Not getting the correct answer

When I put the following in a calculator I get 258.93.

.0000152 * (180^3) - .0105225 * (180 ^ 2) + 2.8190984 * 180 + 3.7777778 = 258.93

But when I run the following

int bad_ang = 180; float ang;

void setup() { Serial.begin(115200); }

void loop() { ang = .0000152 * (bad_ang ^ 3) - .0105225 * (bad_ang ^ 2) + 2.8190984 * bad_ang + 3.7777778; Serial.println(ang); delay(500); }

it gives me 509.30. Could someone tell me what I need to do to get he correct answer of 259, does not have to be exact. Thank you for your time.

The ^ symbol is presumably the exponentiation operator on your calculator. In C/C++ there is no exponentiation operator. The ^ symbol in C/C++ means the exclusive OR logical operator. Try this:

ang = .0000152 * (bad_ang * bad_ang * bad_ang) - .0105225 * (bad_ang * bad_ang) + 2.8190984 * bad_ang + 3.7777778;

Pete

Thank you!

Your calculator is much smarter than ANY Arduino ever be. Look up int range and long range.

Also calculator 180^3 = Arduino 180 * 180 * 180

As Vaclav has indirectly pointed out, there's a problem with multiplying integers on the Arduino. Change this:

int bad_ang = 180;

to this:

float bad_ang = 180.;

so that the square and cube of bad_ang will work properly.

Pete

do not forget Horners Rule for polynomes

ang = .0000152 * (bad_ang ^ 3) - .0105225 * (bad_ang ^ 2) + 2.8190984 * bad_ang + 3.7777778;

==>

ang = ((0.0000152 * bad_ang - 0.0105225) * bad_ang + 2.8190984) * bad_ang + 3.7777778;

now it is no problem that bad_ang is an int.

Be aware that float has only ~7 significant digits

robtillaart: do not forget Horners Rule for polynomes

ang = .0000152 * (bad_ang ^ 3) - .0105225 * (bad_ang ^ 2) + 2.8190984 * bad_ang + 3.7777778;

==>

ang = ((0.0000152 * bad_ang - 0.0105225) * bad_ang + 2.8190984) * bad_ang + 3.7777778;

now it is no problem that bad_ang is an int.

Be aware that float has only ~7 significant digits

Unless I'm missing something, you have completely changed the calculations by altering the grouping of terms in a way that will give a completely different result....

Regards, Ray L.

Vaclav: Your calculator is much smarter than ANY Arduino ever be.

And yet you don't see too many Casios controlling and stabilising multicopters.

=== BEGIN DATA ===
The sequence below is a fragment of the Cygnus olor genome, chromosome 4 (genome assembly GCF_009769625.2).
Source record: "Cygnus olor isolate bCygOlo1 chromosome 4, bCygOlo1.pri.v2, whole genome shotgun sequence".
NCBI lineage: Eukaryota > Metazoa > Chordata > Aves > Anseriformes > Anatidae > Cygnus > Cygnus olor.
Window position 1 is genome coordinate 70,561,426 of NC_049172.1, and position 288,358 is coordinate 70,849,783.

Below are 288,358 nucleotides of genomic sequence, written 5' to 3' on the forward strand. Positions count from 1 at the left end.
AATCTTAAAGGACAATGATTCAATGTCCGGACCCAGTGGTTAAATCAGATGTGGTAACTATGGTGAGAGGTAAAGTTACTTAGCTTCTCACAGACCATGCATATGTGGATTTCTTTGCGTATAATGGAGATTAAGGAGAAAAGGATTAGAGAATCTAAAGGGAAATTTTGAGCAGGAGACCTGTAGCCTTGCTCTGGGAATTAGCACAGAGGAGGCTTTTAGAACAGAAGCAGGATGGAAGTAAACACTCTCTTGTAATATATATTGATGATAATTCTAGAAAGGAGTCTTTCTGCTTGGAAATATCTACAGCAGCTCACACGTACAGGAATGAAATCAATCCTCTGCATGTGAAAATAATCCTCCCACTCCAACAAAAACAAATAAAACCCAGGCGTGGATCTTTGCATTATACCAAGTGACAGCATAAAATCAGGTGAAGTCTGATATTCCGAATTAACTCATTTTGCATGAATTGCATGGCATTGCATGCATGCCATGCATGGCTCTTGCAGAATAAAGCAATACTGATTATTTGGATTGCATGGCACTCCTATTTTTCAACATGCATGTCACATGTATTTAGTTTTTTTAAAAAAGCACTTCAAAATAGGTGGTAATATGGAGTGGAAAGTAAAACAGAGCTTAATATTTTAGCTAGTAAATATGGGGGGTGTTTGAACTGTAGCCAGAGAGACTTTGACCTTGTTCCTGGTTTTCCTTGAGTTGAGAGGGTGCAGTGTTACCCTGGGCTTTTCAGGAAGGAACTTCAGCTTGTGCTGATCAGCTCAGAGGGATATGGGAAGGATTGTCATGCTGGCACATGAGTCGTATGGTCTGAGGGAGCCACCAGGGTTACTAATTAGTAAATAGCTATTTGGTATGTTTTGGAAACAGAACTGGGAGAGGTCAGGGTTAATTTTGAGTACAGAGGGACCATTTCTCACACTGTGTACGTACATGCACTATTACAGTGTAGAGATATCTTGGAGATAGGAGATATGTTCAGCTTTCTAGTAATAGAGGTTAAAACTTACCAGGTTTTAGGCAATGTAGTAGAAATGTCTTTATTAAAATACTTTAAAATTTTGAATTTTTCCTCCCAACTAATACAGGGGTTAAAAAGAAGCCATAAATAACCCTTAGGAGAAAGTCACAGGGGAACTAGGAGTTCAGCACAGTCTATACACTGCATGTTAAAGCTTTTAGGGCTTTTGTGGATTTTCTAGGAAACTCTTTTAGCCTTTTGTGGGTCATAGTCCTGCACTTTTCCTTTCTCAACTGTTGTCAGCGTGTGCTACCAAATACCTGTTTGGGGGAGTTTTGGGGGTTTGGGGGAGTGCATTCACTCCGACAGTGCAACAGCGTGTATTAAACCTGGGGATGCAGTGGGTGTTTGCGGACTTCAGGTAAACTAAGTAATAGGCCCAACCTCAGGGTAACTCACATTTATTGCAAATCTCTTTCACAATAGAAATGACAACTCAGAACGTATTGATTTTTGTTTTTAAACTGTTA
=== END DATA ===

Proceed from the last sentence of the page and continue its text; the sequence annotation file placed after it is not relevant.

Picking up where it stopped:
RayLivingston: Unless I'm missing something, you have completely changed the calculations by altering the grouping of terms in a way that will give a completely different result....

Regards, Ray L.

Think you are missing something ... Check - https://en.wikipedia.org/wiki/Horner's_method -

or/and run this test

 long bad_ang = 180;
float ang;

void setup()
{
  Serial.begin(115200);
  ang = .0000152 * pow(bad_ang, 3) - .0105225 * pow(bad_ang, 2) + 2.8190984 * bad_ang + 3.7777778;
  Serial.println(ang);

  ang = ((0.0000152 * bad_ang - 0.0105225) * bad_ang  + 2.8190984) * bad_ang + 3.7777778;
  Serial.println(ang);
}

void loop(){}

Calculating bad*bad*bad and then bad*bad and then bad requires 3 multiplications, before you even start with the other literal multiplication.

float bad= 1234.0 ;
float bad2=bad*bad ;
float bad3=bad2*bad ;

//  calculate expression

requires only 2 multiplications.

Using the pow( ) function here, is ridiculous.

Somewhat OT here but just a datapoint for calculator vs arduino. About 8 months ago I wrote an algebraic parser for the Teensy3/3.1 (both of which have a lot more sram than a Nano/UNO) and one of the things I implemented with it was an integral evaluator which uses Simpson's rule. My calculator is a Sharp EL-W516X which also uses Simpson's rule to evaluate integrals. I timed how long it took to calculate the integral of sin(x*x) from zero to pi using 100 intervals. It takes 23 seconds. The same thing on a 96MHz Teensy3 takes 10.6ms and on a 96MHz Teensy3.1 takes 7ms (I think the T3.1 has a bigger cache than the T3 which improves the execution time).

Pete

Vaclav: Your calculator is much smarter than ANY Arduino ever be. Look up int range and long range.

Also calculator 180^3 = Arduino 180 * 180 * 180

I like to add By itself the reference to int and long is OK.

In the context of the application I would suggest to use float variables since your constants are floats. Just to be consistent if for nothing else.

However, there is seldom mentioned / used feature of C called "automatic conversion " which SHOULD take care of variable "mismatch" as just experienced. But the rules for automatic conversion are pretty specific, and if not followed will make things worse rather than better